Education About Asia: Online Archives

Sasabune: Hiroshima Riverboat

Back to search results
Download PDF
photo of a wooden stern
Figure 1. View of the sasabune stern. Note how the lower hull planks extend slightly below the base of the boat. Exposed
fasteners are visible along the base of the transom and hull planking. Photo by Michelle Damian.

Even today in certain parts of Japan, people still use wooden boats to transport people and goods along the rivers far inland. The art of building these vessels is dying out, as in many cases there are no manuals or written instructions and fewer young apprentices. Before his death, I interviewed Mr. Mitsumori Kanji of Miyoshi (Hiroshima prefecture) about a type of riverboat that he had built countless times. With its pointed stem, elongated body, and blunt stern, the sasabune, named for the bamboo leaf that it resembles, can maneuver relatively easily even in the shallower river waters.

Construction of the sasabune is deceptively simple. Two planks (strakes) form the base of the vessel, and two strakes on each side form the hull topped by a sheer strake (a thinner piece of wood that forms the edge of the hull). With two passengers in the boat, the lowest strake would be submerged below the water. The lower hull strakes overlap the base slightly, serving as protection for the boat bottom (Figure 1). If the water becomes too shallow and the boat hits the riverbed, the base of the boat will not have immediate damage. At the bow, a stempost meets the base planks (Figure 2), and a single piece of wood forms the transom for the stern (Figure 1). Pairs of deck beams traverse the boat at the bow, stern, and midships to provide additional structural reinforcement.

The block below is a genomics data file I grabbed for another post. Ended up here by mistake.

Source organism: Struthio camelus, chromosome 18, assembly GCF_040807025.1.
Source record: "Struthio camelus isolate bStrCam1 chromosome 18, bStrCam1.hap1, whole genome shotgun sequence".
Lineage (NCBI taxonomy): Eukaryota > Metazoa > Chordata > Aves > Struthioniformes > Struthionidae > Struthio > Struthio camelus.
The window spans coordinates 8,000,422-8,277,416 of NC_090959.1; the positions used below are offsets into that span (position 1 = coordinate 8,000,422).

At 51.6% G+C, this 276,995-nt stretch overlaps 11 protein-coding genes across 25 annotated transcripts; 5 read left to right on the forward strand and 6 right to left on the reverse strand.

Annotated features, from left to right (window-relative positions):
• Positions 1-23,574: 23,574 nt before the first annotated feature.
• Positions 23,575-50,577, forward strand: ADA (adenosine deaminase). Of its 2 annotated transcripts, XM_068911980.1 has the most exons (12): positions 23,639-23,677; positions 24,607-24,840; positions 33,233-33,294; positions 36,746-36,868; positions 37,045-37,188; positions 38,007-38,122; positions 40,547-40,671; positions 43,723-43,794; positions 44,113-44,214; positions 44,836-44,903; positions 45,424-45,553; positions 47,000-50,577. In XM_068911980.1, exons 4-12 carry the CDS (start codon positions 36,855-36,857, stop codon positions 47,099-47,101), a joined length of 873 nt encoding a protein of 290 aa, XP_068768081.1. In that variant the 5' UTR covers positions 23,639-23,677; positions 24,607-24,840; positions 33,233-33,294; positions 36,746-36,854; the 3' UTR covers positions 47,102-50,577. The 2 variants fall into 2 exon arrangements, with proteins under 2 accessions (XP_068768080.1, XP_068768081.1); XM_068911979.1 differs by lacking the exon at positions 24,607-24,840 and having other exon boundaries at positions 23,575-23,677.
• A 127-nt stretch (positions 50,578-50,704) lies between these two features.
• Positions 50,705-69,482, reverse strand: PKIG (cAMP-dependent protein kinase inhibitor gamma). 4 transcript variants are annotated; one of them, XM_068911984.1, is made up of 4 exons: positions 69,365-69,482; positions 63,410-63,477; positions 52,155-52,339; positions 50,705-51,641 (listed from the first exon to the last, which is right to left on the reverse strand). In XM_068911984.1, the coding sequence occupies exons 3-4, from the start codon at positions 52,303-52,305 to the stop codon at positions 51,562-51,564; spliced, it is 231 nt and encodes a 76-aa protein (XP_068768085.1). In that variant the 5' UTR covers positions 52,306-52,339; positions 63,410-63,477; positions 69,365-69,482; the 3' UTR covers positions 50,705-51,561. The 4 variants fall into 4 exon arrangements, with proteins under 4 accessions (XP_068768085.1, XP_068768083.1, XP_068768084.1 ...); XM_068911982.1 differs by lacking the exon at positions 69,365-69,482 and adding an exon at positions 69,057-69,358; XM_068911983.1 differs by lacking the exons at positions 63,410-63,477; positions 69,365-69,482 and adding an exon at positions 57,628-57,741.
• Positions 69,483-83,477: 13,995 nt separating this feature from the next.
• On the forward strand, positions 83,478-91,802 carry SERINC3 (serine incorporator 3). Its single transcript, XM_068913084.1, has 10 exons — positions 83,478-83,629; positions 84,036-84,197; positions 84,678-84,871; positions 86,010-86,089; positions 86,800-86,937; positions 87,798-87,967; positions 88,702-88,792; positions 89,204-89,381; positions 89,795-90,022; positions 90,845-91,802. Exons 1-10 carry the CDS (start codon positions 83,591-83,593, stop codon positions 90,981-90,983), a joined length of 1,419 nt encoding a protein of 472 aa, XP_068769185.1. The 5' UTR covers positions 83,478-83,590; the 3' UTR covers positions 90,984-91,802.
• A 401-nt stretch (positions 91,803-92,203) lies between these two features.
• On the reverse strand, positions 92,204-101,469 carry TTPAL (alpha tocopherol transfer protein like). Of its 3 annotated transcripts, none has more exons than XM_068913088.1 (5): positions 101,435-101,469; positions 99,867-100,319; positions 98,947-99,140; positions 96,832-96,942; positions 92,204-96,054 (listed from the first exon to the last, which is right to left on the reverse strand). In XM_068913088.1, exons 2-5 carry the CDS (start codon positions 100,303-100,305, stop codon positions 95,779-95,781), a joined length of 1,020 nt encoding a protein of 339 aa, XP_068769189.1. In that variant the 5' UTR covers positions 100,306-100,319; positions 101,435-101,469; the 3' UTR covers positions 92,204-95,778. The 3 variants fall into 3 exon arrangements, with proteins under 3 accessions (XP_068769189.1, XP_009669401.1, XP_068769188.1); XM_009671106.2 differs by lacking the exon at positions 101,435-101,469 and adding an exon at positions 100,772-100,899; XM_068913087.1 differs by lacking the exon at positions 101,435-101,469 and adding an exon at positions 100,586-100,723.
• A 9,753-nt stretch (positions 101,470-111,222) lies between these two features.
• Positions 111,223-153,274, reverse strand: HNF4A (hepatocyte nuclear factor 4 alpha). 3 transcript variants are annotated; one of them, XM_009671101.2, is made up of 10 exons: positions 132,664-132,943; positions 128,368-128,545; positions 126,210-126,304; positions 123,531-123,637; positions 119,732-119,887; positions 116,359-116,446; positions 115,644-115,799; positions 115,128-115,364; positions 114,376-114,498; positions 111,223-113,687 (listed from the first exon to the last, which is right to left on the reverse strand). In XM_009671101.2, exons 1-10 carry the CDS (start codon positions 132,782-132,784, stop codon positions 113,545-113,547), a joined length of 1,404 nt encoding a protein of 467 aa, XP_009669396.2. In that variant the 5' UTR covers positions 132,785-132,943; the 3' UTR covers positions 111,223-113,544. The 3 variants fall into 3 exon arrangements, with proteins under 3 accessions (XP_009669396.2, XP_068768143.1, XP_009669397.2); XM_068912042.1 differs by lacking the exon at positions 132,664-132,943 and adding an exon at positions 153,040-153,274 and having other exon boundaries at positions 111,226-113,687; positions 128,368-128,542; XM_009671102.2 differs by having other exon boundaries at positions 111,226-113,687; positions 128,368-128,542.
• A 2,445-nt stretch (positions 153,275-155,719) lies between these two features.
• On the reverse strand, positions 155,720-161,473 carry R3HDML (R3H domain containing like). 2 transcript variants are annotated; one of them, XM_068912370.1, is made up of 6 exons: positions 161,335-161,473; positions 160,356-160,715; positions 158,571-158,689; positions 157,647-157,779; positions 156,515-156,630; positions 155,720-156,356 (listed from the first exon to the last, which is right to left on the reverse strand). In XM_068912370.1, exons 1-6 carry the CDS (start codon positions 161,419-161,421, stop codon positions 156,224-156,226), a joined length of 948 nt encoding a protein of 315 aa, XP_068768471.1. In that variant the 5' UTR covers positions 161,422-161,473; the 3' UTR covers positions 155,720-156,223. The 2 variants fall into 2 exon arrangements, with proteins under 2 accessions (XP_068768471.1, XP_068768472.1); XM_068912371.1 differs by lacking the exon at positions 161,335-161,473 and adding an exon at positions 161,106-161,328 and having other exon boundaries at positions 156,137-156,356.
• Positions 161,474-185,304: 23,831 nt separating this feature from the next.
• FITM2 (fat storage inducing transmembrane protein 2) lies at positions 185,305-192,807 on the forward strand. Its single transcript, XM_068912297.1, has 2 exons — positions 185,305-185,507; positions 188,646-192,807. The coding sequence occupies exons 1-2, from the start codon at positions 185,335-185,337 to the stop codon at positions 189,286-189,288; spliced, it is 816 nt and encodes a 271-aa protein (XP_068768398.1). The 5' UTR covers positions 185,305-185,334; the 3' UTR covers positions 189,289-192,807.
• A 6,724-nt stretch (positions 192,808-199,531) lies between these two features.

Side view of the sasabune bow, showing the hull planks meeting the stempost.
Figure 2 Side view of the sasabune bow, showing the hull planks meeting the stempost. Photo by Michelle Damian.

Less obvious are the joinery and fasteners (nails) that help make the boat watertight. To ensure that the strakes meet one another with as little a gap as possible, the shipwright places them together side by side and uses a special saw with jagged teeth sawing along the edges of the two pieces of wood in a particular pulling-type motion. Creating those edges and grooves helps the strakes fit together perfectly. Fasteners are inserted by first chiseling a hole for them to slide through easily. Flathead fasteners are used in places that are more likely to require future repairs as they would be easier to grab onto for removal. Fasteners without such heads are used in more stable points. Larger vessels might have wooden plugs to cap the fastener holes and create a smoother surface, but the sasabune fasteners are left uncapped and exposed. Poles are usually used to help propel the boat downriver, and it is towed back upriver after the journey’s end.